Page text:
by Alex Khlopenko
Once again, I’m facing a conflict of interest – how can you objectively review authors that you published, since I have a monetary and personal interest in their success? (Faber, Pound, and Eliot didn’t bother, though, so there’s that.) I love RJ, he’s a fantastic writer and a huge friend of our mag. I’ll try my best to critique this new book of his – The Bone Ships, on its own merits.
Before proceeding to the main course, I need to explain why I still love playing Skyrim. I’m a kid from a lower-middle-class family from a small town in central Ukraine. I didn’t have many options for exciting childhood, filled with adventures and exciting discoveries. But there were books and games, substitute enough for me at the time. I longed for the feeling of going on an adventure, the one I got as a kid from reading Sabatini’s Captain Blood, O’Brien’s Master and Commander, and Le Guin’s Earthsea. Skyrim brought the same warm and fuzzy sensation of going on an adventure. And it’s not an easy thing to replicate – both in book and video game mediums. With the Bone Ships, I went on an adventure.
Coming on the back of Barker fantasy trilogy “The Wounded Kingdom”, The Bone Ships takes a hard-left turn, and thank the Hag it does. No more Kings, no more feudalism, and succession nonsense that is getting quite stale recently. Welcome to The Hundred Isles – a place that rejects all the previous notions of fantasy, one by one. Patriarchy? Goodbye. Romanization of exploitation? Out the door. Acceptance of hierarchy and authority as the central conflict? Nope. Barker takes every perceived notion of how a secondary fantasy world and subverts them.
The book understands its place in the genre and accepts the past. And this understanding informs the worldbuilding, the characters, and how they relate to the world. It may roughen up some feathers, but remember that we live in a world where it took fifty years (a lot of effort and one beautiful speech) to denounce Campbell and rename the eponymous award.
On the visual side, The Bone Ships offers a grimhope (? I am making this up as we go) approach to everything. Our world is shit and our systems are shit, but we can change them. We have hunted a beautiful creature that is the sea dragon to extinction to use for endless total war, but with enough effort, we can save it. The character comes to terms with their world and aspires to change it, and their world is worth visiting.
The best way to explore this new world is through the protagonist – Joron Twiner.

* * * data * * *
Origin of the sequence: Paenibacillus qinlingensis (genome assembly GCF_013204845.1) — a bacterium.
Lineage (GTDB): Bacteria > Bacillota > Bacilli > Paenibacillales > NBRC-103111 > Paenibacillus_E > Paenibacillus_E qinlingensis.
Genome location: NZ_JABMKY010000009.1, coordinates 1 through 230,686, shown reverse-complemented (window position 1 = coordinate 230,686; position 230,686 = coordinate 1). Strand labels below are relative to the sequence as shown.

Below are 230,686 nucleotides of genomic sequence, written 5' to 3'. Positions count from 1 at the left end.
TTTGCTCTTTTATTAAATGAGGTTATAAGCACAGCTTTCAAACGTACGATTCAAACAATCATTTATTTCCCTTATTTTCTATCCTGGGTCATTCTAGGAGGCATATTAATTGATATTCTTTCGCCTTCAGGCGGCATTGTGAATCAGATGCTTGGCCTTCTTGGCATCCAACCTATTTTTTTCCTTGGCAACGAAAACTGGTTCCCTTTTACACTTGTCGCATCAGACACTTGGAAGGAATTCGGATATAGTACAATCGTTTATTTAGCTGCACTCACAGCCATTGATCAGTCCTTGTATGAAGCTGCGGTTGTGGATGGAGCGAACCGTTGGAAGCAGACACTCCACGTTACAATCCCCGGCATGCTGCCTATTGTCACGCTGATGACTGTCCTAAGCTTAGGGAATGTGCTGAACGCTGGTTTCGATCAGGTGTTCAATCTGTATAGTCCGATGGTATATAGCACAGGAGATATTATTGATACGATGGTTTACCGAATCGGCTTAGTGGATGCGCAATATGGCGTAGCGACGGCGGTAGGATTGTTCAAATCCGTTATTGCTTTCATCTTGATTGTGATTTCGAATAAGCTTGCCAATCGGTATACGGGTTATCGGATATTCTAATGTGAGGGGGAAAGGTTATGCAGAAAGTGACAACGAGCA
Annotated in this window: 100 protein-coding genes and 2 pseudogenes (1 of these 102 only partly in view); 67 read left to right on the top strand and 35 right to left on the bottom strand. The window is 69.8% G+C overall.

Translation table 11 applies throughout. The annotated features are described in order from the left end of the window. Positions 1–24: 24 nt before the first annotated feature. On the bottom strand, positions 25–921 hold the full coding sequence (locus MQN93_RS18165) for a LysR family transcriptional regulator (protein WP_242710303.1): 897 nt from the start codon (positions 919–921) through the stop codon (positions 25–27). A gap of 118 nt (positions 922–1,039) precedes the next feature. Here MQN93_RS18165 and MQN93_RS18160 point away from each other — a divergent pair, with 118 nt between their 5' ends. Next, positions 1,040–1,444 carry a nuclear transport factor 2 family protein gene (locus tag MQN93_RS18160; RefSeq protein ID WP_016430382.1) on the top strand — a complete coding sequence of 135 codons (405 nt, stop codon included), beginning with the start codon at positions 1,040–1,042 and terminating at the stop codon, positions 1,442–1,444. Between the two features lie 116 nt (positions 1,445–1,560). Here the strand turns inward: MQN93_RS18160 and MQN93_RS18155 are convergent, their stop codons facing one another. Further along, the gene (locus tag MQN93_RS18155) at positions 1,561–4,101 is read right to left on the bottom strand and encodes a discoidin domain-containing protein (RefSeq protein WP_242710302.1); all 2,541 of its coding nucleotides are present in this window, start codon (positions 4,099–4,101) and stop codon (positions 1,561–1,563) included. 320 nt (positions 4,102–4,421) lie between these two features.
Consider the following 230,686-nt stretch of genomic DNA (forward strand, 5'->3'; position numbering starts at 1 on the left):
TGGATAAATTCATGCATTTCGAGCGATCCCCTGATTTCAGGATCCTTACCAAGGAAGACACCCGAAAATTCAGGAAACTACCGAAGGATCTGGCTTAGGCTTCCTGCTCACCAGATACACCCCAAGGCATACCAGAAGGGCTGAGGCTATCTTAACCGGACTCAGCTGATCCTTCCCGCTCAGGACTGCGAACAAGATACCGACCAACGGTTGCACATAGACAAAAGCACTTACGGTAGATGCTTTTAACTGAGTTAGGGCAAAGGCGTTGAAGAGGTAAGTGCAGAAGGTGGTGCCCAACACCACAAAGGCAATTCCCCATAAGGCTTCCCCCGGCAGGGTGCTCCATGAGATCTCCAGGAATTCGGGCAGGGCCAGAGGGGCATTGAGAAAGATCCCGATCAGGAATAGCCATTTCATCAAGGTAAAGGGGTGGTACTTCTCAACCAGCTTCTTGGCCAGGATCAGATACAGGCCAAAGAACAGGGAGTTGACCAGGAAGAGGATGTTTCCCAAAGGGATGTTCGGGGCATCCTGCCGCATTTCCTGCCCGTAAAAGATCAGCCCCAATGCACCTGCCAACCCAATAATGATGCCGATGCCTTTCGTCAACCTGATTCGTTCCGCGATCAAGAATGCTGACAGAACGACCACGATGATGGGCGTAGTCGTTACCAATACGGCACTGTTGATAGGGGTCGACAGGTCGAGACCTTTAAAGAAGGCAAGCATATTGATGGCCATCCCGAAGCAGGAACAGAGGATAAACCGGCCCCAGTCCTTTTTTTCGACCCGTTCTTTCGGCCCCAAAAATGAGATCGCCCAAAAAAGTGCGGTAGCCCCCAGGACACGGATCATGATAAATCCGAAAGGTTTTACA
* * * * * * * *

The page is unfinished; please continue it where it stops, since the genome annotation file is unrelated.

There are two relationships through which Joron should be explored: his relationship with his dead father and his relationship with the mother figure, or at least female authority figure, his shipwife (captain) Meas.
Joron Twiner by a stroke of luck (or bad luck) became a shipwife of his own ship but he never truly wanted it and naturally wasn’t really good at being one. Before the action begins, he became a drunkard and the shadow of his father looms over him. Long dead but not forgotten, Joron’s father was the one to teach him everything that he knows of the sea. He was a fisher so that wasn’t much. It was enough to become Joron’s moral compass and thus set the expectations of what kind of man Joron should become. This ultimately sentences Joron to constantly live in the looming shadow of his dead father, like and an ever-present undead reminder of his failings and simultaneously a lighthouse of virtue, guiding him to what is right – in this instance, saving the sea dragon and stopping the wars once and for all.
The next relationship is a trademark move from RJ Barker. Joron and Meas, a mother-figure/son relationship. This dynamic has been masterfully explored in “Wounded Kingdom”, but here it takes a more delicate turn. Through his new shipwife, Joron not only explores his relationship with women and a mother figure he never had, he learns of power structures, his relationship with women and other men, and what it means to establish friendship.
This last part was a personal soft spot for me. Whereas the shortcut to the dramatic tension in western literary tradition is family and heartbreaking love, Barker opts out for a more tender, quieter, but nonetheless touching option. Joron’s relationship to everyone on this journey is a platonic one, of friendship and loyalty. Which is a fresh breath in the midst of all the toxicity usually associated with romance in fantasy.
Of course, there were poetically written and masterfully staged battle scenes, tower sieges, fantastical creatures breathing wind into the sails, and giant sea dragons with kind eyes being saved on a regular basis. But Barker never let the spectacle to upstage the emotional core of the book and offered a deeply Lacanian reading into what makes a person the way he is – both in the past and at present. And that is definitely worth the time investment this book requires.
The Bone Ships also offers a separate treat to those inside (or at least knows a wee bit about) Barker’s inner circle. In a tongue-in-cheek fashion, he puts his friends and colleagues into the book and wink-winks at us when we catch it. There is a little egg for you, reader. It’s a sweet and wonderful touch.
For me, the significance of a novel is measured in two aspects: 1. Is it fun; and 2. does it offer literary depth. Barker offers a ton of both. It takes you on an adventure across the high seas and introduces you to a set of character who is a perfect bunch for an endeavor like this and while you’re having fun, it delves into the psychology of modern power, femininity, and friendship. The Bone Ships is a breathtaking adventure and as with the “Wounded Kingdom” before – there’s definitely more to come in the next one.